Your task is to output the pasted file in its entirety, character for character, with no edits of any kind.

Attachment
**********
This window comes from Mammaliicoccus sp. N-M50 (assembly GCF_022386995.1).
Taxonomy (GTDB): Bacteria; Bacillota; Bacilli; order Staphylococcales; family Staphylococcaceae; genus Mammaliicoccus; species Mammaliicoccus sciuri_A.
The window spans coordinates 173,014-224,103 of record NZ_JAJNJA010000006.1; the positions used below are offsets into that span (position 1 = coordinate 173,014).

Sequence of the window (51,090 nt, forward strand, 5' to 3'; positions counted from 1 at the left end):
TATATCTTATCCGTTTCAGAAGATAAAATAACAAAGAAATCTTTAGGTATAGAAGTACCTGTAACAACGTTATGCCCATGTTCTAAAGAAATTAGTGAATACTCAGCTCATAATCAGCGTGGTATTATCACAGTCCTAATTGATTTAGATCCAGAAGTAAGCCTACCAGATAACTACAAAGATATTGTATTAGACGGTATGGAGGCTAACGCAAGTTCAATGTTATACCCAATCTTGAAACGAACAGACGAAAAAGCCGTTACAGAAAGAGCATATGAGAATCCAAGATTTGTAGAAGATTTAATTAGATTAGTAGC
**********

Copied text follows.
This window comes from Mammaliicoccus sp. N-M50 (assembly GCF_022386995.1).
Taxonomy (GTDB): Bacteria; Bacillota; Bacilli; order Staphylococcales; family Staphylococcaceae; genus Mammaliicoccus; species Mammaliicoccus sciuri_A.
The window spans coordinates 173,014-224,103 of record NZ_JAJNJA010000006.1; the positions used below are offsets into that span (position 1 = coordinate 173,014).

Sequence of the window (51,090 nt, forward strand, 5' to 3'; positions counted from 1 at the left end):
TATATCTTATCCGTTTCAGAAGATAAAATAACAAAGAAATCTTTAGGTATAGAAGTACCTGTAACAACGTTATGCCCATGTTCTAAAGAAATTAGTGAATACTCAGCTCATAATCAGCGTGGTATTATCACAGTCCTAATTGATTTAGATCCAGAAGTAAGCCTACCAGATAACTACAAAGATATTGTATTAGACGGTATGGAGGCTAACGCAAGTTCAATGTTATACCCAATCTTGAAACGAACAGACGAAAAAGCCGTTACAGAAAGAGCATATGAGAATCCAAGATTTGTAGAAGATTTAATTAGATTAGTAGC